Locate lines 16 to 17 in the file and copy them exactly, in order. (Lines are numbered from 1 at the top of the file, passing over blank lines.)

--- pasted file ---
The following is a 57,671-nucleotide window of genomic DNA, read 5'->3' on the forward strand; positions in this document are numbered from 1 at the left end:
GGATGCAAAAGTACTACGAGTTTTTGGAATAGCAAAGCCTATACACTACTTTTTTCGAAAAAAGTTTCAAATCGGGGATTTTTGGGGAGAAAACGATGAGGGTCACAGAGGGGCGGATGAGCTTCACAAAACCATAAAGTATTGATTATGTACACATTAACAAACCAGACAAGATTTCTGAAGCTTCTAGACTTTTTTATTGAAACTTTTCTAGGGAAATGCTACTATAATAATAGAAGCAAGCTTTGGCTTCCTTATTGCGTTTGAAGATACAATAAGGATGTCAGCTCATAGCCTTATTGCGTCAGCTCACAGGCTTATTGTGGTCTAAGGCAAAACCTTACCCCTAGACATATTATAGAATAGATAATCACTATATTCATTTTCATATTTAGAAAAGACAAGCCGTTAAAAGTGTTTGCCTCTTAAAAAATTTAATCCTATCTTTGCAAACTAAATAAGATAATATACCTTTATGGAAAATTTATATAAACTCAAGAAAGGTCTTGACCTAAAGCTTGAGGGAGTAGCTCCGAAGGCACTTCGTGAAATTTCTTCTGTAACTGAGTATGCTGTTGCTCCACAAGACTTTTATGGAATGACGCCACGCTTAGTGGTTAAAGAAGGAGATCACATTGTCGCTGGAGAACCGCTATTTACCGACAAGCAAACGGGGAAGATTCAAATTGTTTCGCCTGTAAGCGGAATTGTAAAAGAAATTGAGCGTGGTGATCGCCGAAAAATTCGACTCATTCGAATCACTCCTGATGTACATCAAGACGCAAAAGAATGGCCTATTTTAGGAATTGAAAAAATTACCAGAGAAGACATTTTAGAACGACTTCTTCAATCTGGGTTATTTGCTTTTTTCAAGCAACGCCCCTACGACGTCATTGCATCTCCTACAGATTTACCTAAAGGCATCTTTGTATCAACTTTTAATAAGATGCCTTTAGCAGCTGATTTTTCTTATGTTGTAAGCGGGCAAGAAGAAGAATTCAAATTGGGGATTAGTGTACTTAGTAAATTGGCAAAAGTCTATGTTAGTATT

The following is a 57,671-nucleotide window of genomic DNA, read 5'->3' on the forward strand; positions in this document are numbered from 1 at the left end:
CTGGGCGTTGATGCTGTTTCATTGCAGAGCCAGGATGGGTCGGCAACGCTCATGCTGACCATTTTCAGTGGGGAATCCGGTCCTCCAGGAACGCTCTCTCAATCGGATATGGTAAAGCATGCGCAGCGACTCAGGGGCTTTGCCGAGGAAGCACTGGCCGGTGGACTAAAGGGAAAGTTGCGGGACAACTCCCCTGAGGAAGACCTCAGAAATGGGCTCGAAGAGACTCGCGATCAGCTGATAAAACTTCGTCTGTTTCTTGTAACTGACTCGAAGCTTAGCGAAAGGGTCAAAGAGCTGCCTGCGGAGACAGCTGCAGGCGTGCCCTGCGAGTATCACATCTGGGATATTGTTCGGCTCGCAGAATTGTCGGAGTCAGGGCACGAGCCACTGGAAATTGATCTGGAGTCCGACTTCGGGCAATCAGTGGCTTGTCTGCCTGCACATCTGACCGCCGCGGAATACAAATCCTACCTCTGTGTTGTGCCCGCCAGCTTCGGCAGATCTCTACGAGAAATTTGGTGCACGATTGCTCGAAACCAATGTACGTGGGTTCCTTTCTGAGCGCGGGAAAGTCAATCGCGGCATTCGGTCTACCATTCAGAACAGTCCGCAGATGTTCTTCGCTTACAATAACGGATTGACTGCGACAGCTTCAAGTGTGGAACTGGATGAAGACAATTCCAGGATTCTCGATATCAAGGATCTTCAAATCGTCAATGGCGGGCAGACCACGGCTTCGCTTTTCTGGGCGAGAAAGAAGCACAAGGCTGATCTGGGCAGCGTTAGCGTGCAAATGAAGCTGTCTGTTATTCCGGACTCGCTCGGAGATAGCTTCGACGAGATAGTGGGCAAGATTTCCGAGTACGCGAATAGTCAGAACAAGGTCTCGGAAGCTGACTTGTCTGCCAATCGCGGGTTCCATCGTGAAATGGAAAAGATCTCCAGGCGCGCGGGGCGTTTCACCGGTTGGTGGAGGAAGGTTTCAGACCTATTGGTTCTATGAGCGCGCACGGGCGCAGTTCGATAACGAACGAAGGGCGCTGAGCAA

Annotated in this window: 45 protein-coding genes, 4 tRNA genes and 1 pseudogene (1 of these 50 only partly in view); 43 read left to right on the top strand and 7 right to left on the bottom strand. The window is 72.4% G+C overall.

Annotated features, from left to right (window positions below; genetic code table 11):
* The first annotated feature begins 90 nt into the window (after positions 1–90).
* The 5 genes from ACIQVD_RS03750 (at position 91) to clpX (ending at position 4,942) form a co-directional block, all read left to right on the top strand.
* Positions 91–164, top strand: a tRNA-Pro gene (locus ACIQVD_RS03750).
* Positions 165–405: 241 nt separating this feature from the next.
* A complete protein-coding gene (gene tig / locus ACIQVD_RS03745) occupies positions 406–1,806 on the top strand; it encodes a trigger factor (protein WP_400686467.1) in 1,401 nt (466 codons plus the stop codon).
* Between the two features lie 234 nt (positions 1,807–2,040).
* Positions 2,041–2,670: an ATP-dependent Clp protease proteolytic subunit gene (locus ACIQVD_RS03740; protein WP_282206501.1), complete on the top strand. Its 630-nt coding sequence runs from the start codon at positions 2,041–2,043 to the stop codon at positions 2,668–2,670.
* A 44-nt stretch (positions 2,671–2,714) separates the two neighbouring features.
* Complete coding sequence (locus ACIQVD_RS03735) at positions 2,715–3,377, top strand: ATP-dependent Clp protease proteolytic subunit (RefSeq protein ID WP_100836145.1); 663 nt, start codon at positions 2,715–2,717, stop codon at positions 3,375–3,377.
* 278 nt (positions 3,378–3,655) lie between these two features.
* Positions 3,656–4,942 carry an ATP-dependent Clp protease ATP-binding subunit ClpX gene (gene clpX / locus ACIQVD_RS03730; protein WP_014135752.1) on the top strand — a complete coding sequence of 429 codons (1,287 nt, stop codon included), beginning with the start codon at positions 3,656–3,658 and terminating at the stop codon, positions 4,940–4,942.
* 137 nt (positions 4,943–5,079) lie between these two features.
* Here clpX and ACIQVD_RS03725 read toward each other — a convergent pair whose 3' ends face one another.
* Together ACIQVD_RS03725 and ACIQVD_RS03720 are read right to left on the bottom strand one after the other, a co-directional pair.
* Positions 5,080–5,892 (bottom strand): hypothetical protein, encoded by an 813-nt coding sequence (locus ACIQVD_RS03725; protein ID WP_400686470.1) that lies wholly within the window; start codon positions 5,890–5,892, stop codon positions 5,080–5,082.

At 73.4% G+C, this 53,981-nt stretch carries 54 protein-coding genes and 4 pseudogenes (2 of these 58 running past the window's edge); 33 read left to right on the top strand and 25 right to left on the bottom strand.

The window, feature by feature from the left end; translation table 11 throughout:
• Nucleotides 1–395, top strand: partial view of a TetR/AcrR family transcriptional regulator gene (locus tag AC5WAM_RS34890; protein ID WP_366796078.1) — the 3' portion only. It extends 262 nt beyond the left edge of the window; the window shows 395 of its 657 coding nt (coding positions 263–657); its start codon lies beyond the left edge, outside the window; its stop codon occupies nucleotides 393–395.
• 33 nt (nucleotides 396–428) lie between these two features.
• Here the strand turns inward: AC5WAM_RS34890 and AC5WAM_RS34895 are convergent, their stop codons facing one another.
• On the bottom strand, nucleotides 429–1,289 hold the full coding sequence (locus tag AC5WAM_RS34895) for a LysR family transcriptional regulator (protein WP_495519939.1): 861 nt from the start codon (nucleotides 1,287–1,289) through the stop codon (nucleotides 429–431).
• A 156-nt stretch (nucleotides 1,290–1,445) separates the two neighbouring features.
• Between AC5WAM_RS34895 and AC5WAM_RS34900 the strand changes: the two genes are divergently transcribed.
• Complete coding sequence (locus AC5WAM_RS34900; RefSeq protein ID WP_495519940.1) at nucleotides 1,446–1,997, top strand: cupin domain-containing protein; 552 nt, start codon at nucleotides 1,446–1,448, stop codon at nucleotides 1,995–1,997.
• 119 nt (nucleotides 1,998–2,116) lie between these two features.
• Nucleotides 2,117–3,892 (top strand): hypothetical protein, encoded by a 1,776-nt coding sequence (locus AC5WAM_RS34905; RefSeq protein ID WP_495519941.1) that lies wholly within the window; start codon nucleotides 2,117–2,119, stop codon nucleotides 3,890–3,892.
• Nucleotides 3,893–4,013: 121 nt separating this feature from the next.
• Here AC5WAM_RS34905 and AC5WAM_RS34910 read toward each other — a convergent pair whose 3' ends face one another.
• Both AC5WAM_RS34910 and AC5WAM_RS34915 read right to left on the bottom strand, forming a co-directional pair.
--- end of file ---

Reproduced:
* 278 nt (positions 3,378–3,655) lie between these two features.
* Positions 3,656–4,942 carry an ATP-dependent Clp protease ATP-binding subunit ClpX gene (gene clpX / locus ACIQVD_RS03730; protein WP_014135752.1) on the top strand — a complete coding sequence of 429 codons (1,287 nt, stop codon included), beginning with the start codon at positions 3,656–3,658 and terminating at the stop codon, positions 4,940–4,942.